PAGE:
My father was “woke,” long before that word took on its slang meaning. During my early childhood, he owned a grocery store on the edge of the African American community in our small town. Looking back on the many times I was in and out of that store, I don’t recall any drama between my father and his customers, the majority of whom lived nearby, just general conversation and the occasional burst of laughter. My father became so popular that on Easter many families, on the way to or from church, stopped at the store to let “Mr. Nate” take a picture of the children in their holiday finery. Those photos were pasted into our family album along with pictures of my sister and me. I always smile at that memory.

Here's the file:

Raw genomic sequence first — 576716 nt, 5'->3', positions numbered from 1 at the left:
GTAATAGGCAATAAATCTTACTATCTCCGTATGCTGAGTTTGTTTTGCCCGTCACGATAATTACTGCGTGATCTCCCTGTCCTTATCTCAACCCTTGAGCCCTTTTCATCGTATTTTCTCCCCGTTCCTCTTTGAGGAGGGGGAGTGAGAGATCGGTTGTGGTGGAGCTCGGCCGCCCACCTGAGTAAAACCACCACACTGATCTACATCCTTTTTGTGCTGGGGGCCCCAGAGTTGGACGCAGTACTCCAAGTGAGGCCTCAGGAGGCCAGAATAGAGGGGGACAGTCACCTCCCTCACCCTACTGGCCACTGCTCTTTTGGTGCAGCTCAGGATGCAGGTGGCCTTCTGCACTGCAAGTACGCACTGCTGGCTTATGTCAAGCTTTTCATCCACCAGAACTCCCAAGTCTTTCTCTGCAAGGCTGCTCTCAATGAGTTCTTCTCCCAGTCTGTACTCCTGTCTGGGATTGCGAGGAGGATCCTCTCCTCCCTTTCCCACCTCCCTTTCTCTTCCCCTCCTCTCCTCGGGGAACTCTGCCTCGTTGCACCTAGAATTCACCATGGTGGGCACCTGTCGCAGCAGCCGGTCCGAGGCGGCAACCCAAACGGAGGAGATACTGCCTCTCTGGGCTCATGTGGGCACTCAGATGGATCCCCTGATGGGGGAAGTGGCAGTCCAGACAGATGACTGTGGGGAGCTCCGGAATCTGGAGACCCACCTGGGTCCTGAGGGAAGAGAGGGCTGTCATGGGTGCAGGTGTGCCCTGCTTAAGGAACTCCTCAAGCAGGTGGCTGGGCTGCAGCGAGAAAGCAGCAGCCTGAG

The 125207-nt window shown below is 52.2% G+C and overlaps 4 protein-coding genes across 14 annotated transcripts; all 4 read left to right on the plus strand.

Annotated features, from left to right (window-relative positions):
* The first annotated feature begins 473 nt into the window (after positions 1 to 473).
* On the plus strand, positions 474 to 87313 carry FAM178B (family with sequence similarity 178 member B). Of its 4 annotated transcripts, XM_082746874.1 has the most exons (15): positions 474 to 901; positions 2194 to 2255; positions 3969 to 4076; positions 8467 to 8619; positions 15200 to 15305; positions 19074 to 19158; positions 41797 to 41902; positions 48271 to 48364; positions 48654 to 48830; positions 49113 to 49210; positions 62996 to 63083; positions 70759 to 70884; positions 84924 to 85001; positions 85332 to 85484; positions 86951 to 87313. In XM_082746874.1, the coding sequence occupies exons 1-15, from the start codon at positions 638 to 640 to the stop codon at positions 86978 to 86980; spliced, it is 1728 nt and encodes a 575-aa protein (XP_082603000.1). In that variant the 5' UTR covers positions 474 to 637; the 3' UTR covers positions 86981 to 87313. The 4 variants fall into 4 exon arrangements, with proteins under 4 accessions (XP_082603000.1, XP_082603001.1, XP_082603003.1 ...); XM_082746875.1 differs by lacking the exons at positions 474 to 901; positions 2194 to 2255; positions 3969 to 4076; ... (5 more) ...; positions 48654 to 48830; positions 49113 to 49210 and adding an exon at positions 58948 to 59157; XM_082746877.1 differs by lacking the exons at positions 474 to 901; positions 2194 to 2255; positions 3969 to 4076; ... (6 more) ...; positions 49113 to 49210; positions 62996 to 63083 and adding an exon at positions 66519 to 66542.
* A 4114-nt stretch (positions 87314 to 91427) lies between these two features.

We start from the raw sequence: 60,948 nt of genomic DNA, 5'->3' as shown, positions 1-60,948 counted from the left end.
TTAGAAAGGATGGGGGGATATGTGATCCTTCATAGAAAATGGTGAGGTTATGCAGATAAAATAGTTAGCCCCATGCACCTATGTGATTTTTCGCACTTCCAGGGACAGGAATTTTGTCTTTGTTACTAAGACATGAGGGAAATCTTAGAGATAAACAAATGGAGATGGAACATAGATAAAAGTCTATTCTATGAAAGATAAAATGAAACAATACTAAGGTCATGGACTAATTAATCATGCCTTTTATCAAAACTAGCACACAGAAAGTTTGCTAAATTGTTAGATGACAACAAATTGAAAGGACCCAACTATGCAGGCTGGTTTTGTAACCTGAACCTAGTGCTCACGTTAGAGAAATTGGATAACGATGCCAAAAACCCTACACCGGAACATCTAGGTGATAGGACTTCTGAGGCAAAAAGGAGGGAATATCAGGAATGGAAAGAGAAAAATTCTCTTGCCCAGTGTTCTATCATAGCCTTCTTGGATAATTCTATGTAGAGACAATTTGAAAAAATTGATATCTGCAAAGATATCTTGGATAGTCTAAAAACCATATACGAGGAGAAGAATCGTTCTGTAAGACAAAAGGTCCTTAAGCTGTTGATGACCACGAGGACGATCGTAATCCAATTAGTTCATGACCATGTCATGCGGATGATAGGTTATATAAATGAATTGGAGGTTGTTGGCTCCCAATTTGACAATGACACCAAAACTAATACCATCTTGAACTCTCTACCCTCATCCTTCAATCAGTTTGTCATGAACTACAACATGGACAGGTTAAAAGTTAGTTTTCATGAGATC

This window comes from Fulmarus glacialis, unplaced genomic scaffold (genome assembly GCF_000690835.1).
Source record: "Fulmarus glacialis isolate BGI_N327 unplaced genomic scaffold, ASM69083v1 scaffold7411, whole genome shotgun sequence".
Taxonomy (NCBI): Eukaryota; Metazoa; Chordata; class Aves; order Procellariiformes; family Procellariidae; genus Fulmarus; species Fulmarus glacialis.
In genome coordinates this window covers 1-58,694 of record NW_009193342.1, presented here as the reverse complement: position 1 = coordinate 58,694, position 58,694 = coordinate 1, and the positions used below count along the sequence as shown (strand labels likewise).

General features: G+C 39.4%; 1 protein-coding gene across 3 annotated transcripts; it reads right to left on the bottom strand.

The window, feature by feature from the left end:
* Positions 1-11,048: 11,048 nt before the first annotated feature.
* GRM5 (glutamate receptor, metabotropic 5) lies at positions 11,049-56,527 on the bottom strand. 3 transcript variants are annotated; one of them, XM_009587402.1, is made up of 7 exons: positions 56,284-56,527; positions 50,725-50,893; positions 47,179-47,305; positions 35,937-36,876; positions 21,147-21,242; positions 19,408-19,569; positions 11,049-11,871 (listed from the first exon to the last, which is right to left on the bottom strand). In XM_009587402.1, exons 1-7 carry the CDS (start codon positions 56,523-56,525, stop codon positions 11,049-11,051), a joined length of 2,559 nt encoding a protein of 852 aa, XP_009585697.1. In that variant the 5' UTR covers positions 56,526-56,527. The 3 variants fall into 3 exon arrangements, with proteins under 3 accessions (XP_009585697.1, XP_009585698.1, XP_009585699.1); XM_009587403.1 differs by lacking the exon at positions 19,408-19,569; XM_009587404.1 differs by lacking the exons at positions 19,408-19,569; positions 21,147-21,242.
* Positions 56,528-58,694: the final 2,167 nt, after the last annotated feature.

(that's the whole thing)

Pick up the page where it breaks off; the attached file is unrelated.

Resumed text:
As a White woman nearing 80, I’m saddened to see how much work still needs to be done to end racism in America. If I were younger, I’d be marching in a Black Lives Matter rally, but I’m there in spirit. The example my father set has stayed with me all my life. There’s a lesson here.

Martha Golensky

Greensboro

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